Over the past few years, the Korean wave has seemed to slow in Japan. That’s begun to change as some of k-pop’s biggest acts make an overseas push. Twice is certainly leading the pack, enjoying instant success with October’s One More Time. And that’s really no surprise. Both their sound and image are perfectly positioned to appeal to the j-pop market. JYP Entertainment has shown an ability to foster this kind of international dominance, boosting 2PM to the point where they sell more in Japan than their homeland. I wouldn’t be surprised if Twice replicates this pattern — and that’s saying something given their ubiquity in Korea.
The words Candy Pop are a perfect description of Twice’s appeal. At times, their material feels more like a series of addictive earworms than cohesive songs, and that’s given them a unique crossover appeal. But for those hoping the girls would venture towards a more sophisticated direction (a desire that seems to be growing with each comeback), Candy Pop may feel more like a musical toothache. Its percussive, sing-song style feels much more in keeping with the group’s past work than One More Time did, but misses the bite that only producers Black Eyed Pilseung have seemed able to deliver for them.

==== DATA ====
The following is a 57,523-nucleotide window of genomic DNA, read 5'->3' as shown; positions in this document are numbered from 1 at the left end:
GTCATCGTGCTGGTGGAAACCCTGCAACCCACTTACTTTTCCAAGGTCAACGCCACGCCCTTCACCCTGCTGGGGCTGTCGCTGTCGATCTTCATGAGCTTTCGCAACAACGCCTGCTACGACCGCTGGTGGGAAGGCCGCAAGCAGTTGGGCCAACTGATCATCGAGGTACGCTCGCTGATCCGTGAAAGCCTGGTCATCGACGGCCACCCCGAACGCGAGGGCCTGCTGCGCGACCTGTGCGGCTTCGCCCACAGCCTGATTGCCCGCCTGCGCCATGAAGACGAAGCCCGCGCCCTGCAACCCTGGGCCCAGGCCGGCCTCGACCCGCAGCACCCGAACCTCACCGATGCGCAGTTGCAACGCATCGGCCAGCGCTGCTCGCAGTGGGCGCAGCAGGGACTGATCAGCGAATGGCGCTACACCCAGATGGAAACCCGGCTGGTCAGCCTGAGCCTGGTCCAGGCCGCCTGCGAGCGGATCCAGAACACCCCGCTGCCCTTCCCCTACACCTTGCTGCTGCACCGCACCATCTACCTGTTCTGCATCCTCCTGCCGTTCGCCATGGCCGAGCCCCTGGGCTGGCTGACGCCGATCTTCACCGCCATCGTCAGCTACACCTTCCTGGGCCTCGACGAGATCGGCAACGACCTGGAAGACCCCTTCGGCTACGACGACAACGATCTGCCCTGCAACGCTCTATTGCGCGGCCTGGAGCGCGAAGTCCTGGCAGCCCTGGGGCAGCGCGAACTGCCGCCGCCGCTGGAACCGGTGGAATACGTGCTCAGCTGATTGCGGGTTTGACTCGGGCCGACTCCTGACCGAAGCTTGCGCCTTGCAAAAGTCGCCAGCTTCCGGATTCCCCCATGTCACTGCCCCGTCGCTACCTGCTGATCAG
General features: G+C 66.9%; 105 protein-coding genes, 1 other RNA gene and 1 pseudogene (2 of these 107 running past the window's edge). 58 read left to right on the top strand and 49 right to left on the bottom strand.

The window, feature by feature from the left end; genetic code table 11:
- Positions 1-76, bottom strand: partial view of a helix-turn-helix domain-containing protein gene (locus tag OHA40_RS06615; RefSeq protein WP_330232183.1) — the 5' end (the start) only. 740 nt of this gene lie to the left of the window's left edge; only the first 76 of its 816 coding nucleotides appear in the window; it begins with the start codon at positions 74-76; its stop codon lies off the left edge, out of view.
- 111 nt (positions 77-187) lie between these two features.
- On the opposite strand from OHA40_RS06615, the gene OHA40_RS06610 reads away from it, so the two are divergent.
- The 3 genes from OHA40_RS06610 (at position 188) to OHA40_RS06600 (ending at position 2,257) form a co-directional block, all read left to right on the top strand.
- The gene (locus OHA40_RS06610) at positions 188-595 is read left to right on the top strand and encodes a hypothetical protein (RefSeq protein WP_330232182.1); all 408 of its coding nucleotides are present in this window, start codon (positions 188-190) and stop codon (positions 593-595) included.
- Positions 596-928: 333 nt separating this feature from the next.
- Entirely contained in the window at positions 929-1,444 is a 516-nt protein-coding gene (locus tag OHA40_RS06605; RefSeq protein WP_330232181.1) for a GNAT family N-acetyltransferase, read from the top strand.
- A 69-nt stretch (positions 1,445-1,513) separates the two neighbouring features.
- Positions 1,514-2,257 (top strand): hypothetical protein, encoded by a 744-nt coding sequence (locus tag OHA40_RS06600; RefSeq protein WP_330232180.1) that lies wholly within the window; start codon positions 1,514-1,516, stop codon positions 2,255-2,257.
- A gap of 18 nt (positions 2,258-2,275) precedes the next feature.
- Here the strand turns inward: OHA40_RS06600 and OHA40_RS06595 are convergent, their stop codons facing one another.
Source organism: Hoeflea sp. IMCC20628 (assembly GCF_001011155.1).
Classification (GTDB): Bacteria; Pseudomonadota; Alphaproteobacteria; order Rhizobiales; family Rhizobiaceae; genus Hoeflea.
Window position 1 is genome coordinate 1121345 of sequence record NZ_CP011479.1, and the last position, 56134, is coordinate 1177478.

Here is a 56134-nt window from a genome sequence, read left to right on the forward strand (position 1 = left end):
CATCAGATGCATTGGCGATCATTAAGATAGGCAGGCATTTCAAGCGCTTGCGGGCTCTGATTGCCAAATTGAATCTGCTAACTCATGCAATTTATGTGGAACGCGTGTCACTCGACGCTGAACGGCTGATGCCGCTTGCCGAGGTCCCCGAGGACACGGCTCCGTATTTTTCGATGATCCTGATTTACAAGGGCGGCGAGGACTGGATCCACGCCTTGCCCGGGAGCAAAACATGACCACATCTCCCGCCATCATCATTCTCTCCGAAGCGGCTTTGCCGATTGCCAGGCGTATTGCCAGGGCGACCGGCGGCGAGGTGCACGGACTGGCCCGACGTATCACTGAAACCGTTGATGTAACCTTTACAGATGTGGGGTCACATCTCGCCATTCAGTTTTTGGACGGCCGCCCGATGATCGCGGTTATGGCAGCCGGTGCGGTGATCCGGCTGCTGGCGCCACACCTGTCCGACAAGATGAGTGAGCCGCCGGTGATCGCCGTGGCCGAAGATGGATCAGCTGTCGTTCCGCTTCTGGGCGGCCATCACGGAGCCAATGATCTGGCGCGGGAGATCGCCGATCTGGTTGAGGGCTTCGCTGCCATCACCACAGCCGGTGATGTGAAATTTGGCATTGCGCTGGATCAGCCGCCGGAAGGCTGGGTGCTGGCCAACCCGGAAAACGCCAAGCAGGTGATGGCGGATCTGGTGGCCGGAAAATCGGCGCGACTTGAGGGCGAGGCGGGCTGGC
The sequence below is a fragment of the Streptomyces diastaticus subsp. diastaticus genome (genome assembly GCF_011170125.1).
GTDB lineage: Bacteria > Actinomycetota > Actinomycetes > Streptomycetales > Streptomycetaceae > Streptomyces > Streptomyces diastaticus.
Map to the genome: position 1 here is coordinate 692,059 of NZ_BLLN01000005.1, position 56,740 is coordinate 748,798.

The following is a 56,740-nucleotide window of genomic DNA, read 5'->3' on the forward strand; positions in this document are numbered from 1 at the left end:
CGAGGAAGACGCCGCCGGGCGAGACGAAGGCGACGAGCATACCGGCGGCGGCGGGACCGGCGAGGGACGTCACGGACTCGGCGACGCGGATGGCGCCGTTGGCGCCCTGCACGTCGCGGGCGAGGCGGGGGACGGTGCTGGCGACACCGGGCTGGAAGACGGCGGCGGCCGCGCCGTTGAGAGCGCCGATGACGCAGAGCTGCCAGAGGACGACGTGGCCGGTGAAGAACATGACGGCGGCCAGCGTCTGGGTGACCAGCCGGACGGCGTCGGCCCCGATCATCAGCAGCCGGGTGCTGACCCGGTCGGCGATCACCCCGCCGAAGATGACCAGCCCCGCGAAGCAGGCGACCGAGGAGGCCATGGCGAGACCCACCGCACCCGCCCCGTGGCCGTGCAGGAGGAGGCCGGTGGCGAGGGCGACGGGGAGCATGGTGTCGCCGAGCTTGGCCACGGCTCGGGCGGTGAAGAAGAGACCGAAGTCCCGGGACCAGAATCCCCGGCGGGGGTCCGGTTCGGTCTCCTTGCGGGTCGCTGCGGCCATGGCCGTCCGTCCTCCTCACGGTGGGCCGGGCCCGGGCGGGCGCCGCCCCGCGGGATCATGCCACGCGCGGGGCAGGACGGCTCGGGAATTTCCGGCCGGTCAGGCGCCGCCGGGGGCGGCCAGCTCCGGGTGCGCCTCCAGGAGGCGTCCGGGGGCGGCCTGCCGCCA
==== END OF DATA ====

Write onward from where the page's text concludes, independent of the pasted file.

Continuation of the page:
In its place is a cut-and-paste of Twice’s greatest hits, grafted to a saccharine hook that keeps just shy of becoming irritating. The instrumental has a nice bounce to it (though I could do without the cloying “sweety, sweety” opening), but we’ve heard it before. The track needs an element — any element — that might set it apart from the rest of their work. The creativity that’s present in Candy Pop‘s charming music video seems to be absent from the actual song. But hey, if it ain’t broke… don’t fix it. I’m sure they’ll sell gangbusters as usual, even with a track that goes out of its way not to expand the idea of what Twice can be.